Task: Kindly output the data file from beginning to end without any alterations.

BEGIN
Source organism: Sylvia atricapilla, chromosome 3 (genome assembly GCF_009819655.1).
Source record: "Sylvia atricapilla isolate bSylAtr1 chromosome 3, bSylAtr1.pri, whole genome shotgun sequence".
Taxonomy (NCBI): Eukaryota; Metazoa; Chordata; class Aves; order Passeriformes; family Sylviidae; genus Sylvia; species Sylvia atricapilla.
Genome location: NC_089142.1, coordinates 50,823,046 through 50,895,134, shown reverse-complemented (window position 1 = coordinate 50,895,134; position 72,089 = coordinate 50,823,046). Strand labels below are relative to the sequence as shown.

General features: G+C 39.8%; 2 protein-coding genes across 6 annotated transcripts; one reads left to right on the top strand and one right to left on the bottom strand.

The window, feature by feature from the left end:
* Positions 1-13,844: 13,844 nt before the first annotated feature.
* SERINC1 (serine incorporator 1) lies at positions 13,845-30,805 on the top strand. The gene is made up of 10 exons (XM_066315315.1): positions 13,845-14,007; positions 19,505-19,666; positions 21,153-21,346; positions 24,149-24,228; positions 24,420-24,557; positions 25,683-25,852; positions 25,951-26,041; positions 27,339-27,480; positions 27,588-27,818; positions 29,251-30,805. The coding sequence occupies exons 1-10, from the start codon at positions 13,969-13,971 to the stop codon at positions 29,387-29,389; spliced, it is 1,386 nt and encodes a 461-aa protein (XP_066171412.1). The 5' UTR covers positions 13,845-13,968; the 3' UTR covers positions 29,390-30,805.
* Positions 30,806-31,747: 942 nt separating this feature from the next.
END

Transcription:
Source organism: Sylvia atricapilla, chromosome 3 (genome assembly GCF_009819655.1).
Source record: "Sylvia atricapilla isolate bSylAtr1 chromosome 3, bSylAtr1.pri, whole genome shotgun sequence".
Taxonomy (NCBI): Eukaryota; Metazoa; Chordata; class Aves; order Passeriformes; family Sylviidae; genus Sylvia; species Sylvia atricapilla.
Genome location: NC_089142.1, coordinates 50,823,046 through 50,895,134, shown reverse-complemented (window position 1 = coordinate 50,895,134; position 72,089 = coordinate 50,823,046). Strand labels below are relative to the sequence as shown.

General features: G+C 39.8%; 2 protein-coding genes across 6 annotated transcripts; one reads left to right on the top strand and one right to left on the bottom strand.

The window, feature by feature from the left end:
* Positions 1-13,844: 13,844 nt before the first annotated feature.
* SERINC1 (serine incorporator 1) lies at positions 13,845-30,805 on the top strand. The gene is made up of 10 exons (XM_066315315.1): positions 13,845-14,007; positions 19,505-19,666; positions 21,153-21,346; positions 24,149-24,228; positions 24,420-24,557; positions 25,683-25,852; positions 25,951-26,041; positions 27,339-27,480; positions 27,588-27,818; positions 29,251-30,805. The coding sequence occupies exons 1-10, from the start codon at positions 13,969-13,971 to the stop codon at positions 29,387-29,389; spliced, it is 1,386 nt and encodes a 461-aa protein (XP_066171412.1). The 5' UTR covers positions 13,845-13,968; the 3' UTR covers positions 29,390-30,805.
* Positions 30,806-31,747: 942 nt separating this feature from the next.